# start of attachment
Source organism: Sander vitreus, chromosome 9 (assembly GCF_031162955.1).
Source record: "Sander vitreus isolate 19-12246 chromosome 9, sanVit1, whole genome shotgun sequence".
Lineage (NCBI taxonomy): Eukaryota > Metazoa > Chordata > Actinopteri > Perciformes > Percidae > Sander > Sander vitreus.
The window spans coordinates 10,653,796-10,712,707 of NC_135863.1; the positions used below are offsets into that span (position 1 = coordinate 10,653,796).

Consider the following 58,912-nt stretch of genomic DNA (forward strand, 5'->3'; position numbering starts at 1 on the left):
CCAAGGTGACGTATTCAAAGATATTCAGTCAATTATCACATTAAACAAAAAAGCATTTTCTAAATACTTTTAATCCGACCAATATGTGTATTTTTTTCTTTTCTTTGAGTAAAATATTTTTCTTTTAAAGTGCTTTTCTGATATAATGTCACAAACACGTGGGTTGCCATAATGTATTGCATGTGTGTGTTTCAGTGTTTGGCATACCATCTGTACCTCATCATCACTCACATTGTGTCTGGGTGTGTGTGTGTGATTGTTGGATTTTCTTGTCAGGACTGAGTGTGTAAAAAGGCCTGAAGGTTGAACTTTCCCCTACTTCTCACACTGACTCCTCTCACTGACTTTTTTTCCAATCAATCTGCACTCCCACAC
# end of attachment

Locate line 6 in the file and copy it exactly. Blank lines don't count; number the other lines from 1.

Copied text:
CCAAGGTGACGTATTCAAAGATATTCAGTCAATTATCACATTAAACAAAAAAGCATTTTCTAAATACTTTTAATCCGACCAATATGTGTATTTTTTTCTTTTCTTTGAGTAAAATATTTTTCTTTTAAAGTGCTTTTCTGATATAATGTCACAAACACGTGGGTTGCCATAATGTATTGCATGTGTGTGTTTCAGTGTTTGGCATACCATCTGTACCTCATCATCACTCACATTGTGTCTGGGTGTGTGTGTGTGATTGTTGGATTTTCTTGTCAGGACTGAGTGTGTAAAAAGGCCTGAAGGTTGAACTTTCCCCTACTTCTCACACTGACTCCTCTCACTGACTTTTTTTCCAATCAATCTGCACTCCCACAC